In addition to stylistic considerations, broadcast journalists should always write to-inform- not to impress. Professor Brown cites several taboos in broad cast writing: dialects, slang, technical terms, uncommon scientific terms and professional jargon. The last two should be translated. Also, the terms former and latter should not be used in broadcast writing. The listener cannot go back to find out what they refer to.
Brown lists three points for sentence structure in broadcast copy:
- Avoid long separations of subjects and predicates. Do not write, “Jon Jones, a resident of the Fourth Ward who was elected mayor of Riverdale by the largest margin in the city’s history, will present his acceptance speech today. “Instead, write, “Riverdale’s new mayor, John Jones, will present his acceptance speech today. A resident of the Fourth Ward, Jones was elected by the largest margin in the city’s history”.
- Break up length sequences of modifiers. Do not write, “John Jones caught a well-thrown, expertly timed, 45-yard pass from Henry Smith in Friday night’s football game”. If you want to emphasize what John Jones did, write: “John Jones caught a 45-yard pass from Henry Smith in Friday night’s football game. The pass was well-thrown and expertly timed”. If you want to emphasize the action to make a punchier lead, write: “it was well-thrown and expertly timed ….that 45 yard pass John Jones caught from Henry Smith in Friday night’s football game”.
- Avoid the common newspaper structure in which the attribution is tacked on after a quotation. This is referred to as dancing attribution. Do not write, “I am going to win the election, “John Jones said. Broadcasters do not use dangling attribution for two reasons: (1) people don’t talk that way, and (2) the listener may think that the words are those of the broadcaster. The attribution should be handled like this for broadcast: John Jones said he will win the election, or in these exact words, John Jones said, “I am going to win the election”.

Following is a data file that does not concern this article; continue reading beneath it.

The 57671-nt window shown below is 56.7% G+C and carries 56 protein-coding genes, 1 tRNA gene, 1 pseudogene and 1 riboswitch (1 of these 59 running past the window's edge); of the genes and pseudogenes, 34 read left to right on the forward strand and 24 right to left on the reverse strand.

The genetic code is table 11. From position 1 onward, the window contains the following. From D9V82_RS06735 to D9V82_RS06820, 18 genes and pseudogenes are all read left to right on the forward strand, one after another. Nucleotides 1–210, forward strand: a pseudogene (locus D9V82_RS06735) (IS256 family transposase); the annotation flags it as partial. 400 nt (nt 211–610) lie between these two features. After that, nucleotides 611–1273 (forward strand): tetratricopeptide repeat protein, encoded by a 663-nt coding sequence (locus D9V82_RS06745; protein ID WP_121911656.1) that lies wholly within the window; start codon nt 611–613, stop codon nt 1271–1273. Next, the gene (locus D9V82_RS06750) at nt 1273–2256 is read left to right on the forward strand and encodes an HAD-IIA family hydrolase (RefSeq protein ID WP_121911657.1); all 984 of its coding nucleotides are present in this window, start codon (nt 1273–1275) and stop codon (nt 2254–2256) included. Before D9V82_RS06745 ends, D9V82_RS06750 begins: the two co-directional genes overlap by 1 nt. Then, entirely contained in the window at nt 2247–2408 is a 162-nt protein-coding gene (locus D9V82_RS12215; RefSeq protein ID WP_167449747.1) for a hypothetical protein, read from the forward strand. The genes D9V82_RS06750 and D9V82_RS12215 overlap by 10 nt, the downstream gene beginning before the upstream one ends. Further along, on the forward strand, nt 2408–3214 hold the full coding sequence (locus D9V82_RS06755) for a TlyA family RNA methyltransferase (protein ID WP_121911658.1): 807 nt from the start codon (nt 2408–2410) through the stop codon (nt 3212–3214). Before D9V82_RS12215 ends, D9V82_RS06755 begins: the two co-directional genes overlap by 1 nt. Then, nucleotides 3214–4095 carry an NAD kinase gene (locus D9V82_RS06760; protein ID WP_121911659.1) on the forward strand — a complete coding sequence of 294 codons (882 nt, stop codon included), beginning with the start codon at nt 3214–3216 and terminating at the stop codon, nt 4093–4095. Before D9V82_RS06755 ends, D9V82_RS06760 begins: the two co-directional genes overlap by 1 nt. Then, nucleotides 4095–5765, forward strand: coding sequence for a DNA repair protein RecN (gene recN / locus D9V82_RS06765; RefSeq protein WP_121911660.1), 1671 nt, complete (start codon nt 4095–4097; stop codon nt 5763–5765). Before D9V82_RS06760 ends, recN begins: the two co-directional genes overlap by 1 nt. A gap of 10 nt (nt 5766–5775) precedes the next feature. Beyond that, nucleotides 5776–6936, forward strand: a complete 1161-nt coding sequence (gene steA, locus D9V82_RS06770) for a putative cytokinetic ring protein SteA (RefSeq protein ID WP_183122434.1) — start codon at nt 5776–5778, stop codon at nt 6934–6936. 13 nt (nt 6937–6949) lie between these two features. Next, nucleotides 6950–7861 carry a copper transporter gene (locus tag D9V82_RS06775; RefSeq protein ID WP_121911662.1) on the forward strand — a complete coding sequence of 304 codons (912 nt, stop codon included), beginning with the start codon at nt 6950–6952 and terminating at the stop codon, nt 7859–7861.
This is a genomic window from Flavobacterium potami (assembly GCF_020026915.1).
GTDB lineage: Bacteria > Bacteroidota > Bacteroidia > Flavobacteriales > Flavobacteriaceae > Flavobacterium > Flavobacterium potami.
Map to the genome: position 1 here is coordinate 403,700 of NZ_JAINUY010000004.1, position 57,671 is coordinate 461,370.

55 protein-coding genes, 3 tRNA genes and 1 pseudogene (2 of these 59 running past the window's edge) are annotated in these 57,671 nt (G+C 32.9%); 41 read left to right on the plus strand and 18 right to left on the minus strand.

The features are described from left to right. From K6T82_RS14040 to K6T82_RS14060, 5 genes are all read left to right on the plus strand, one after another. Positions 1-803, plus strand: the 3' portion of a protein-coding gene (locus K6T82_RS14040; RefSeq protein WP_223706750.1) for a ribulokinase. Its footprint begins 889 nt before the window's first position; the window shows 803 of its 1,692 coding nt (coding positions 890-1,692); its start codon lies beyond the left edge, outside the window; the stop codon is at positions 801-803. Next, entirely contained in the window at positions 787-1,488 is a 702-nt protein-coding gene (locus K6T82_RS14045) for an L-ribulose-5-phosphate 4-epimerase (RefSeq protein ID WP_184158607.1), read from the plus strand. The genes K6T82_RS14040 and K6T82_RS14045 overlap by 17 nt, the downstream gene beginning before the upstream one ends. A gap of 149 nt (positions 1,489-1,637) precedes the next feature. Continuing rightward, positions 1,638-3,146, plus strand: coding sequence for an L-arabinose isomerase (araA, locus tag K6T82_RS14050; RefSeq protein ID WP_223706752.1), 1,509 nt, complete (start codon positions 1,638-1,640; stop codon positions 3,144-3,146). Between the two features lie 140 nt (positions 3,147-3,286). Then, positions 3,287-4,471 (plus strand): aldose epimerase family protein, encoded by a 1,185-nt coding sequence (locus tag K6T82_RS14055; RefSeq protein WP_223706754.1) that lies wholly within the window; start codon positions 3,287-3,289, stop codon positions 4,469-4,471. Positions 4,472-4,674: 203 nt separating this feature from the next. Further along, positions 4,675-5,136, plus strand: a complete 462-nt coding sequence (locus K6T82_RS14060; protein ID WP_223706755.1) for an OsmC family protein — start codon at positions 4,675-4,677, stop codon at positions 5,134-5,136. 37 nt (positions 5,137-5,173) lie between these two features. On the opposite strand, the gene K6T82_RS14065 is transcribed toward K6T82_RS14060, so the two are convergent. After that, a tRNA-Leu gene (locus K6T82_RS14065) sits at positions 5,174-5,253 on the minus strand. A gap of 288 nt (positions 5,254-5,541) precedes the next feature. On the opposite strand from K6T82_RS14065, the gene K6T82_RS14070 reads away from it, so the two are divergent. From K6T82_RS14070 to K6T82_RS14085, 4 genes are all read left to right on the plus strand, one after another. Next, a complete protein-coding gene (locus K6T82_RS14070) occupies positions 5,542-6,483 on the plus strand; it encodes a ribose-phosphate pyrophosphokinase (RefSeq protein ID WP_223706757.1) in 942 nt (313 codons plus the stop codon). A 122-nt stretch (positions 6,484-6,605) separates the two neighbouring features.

Professor Ben Silver of Arizona State University, a former CBS newsman, offers these additional tips:
- Write conversationally. How do you write conversationally? Talk to your typewriter or computer as you write. Talk to an audience of one or two persons when you write. Your audience may number in the thousands or even the millions, but there are rarely more than one or two people listening or watching in any one place. You are talking to one or two people driving to work. You are talking to one or two people sitting in front of the television set in the family room. The true test of broadcast writing is to read it aloud. If it sounds right, it is probably well written.
- Broadcast copy should be written in the active voice. In the active voice, the subject acts upon the object. Avoid the passive voice, in which the subject is acted upon. Passive voice: The airliner was hit by the private plane. Active voice: The private plane crashed into the airliner. Active voice is cleaner, packs more punch and uses fewer words.
Broadcast journalists need to understand the production techniques and the capabilities and limitations of the equipment used in broadcast news. In radio, reporters are expected to record and edit audiotape. Reporters in small-market television news are expected to know how to use a minicam and video editing equipment.
Learn to perform
Broadcast journalists should learn not only how to report and write but how to perform as well. After all, stories that are written are aired on news shows. Because of the emphasis on live coverage in broadcast reporting, reporters should learn to speak extemporaneously.